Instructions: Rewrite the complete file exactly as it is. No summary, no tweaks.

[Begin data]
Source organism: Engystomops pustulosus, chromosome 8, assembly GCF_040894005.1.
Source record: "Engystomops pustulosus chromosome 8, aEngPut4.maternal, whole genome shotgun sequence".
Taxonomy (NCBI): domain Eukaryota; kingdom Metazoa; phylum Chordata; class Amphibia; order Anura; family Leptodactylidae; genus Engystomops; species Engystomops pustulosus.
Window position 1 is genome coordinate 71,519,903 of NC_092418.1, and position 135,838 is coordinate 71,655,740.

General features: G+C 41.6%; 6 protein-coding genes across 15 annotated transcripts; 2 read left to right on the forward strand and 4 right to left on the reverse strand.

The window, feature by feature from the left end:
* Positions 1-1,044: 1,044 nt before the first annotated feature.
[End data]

Source organism: Engystomops pustulosus, chromosome 8, assembly GCF_040894005.1.
Source record: "Engystomops pustulosus chromosome 8, aEngPut4.maternal, whole genome shotgun sequence".
Taxonomy (NCBI): domain Eukaryota; kingdom Metazoa; phylum Chordata; class Amphibia; order Anura; family Leptodactylidae; genus Engystomops; species Engystomops pustulosus.
Window position 1 is genome coordinate 71,519,903 of NC_092418.1, and position 135,838 is coordinate 71,655,740.

General features: G+C 41.6%; 6 protein-coding genes across 15 annotated transcripts; 2 read left to right on the forward strand and 4 right to left on the reverse strand.

The window, feature by feature from the left end:
* Positions 1-1,044: 1,044 nt before the first annotated feature.